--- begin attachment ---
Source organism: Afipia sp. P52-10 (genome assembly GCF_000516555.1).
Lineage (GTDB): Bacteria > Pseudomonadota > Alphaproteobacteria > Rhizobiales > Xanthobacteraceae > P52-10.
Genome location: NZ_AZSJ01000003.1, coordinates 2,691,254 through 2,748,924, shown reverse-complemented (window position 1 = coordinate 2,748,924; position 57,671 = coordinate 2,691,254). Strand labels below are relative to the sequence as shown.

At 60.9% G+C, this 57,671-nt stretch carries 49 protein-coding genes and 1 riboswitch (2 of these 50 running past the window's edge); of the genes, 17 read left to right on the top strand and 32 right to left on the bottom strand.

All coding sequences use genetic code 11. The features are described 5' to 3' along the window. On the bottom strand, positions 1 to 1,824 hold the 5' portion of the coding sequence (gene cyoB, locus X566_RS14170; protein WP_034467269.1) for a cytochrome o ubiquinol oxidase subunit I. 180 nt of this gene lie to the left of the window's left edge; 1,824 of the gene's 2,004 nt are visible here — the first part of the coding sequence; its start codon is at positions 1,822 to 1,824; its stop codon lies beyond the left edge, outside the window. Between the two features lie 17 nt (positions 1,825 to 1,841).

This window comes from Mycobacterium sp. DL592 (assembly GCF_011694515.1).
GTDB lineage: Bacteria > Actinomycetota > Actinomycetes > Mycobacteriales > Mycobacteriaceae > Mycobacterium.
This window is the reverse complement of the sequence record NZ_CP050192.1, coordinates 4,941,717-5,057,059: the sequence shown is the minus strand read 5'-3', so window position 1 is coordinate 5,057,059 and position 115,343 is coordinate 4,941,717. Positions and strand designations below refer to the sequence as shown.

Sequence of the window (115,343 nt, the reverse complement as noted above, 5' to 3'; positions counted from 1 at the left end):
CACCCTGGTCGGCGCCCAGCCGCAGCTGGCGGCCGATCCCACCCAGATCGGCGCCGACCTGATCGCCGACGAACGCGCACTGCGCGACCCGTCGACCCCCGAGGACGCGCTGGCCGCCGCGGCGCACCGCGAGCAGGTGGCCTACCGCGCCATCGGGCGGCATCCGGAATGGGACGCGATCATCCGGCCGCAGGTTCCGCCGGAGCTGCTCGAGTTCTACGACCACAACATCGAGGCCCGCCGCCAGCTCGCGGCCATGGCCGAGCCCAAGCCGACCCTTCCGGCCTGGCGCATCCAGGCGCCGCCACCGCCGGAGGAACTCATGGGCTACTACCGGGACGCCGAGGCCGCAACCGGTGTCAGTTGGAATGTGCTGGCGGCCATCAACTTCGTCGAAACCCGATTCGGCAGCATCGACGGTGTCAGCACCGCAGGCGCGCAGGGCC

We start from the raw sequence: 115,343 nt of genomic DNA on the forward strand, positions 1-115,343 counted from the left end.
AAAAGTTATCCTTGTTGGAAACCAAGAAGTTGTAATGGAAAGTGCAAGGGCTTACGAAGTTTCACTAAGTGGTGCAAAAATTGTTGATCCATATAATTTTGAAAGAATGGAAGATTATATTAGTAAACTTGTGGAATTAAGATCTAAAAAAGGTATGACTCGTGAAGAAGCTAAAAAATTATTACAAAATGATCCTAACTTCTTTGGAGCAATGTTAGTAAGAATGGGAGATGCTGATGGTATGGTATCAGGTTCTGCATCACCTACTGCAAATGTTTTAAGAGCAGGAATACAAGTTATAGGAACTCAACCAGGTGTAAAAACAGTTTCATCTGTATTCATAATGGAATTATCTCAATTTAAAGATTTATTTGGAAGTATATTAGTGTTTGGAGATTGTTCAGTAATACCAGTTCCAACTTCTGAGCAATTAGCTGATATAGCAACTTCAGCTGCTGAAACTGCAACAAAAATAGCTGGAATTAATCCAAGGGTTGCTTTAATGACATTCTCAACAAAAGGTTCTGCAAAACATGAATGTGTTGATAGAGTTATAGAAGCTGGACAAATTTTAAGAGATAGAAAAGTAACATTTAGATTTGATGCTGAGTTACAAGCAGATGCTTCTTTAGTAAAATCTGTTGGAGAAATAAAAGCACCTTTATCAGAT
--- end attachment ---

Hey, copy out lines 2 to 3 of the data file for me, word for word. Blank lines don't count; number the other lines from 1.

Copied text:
Lineage (GTDB): Bacteria > Pseudomonadota > Alphaproteobacteria > Rhizobiales > Xanthobacteraceae > P52-10.
Genome location: NZ_AZSJ01000003.1, coordinates 2,691,254 through 2,748,924, shown reverse-complemented (window position 1 = coordinate 2,748,924; position 57,671 = coordinate 2,691,254). Strand labels below are relative to the sequence as shown.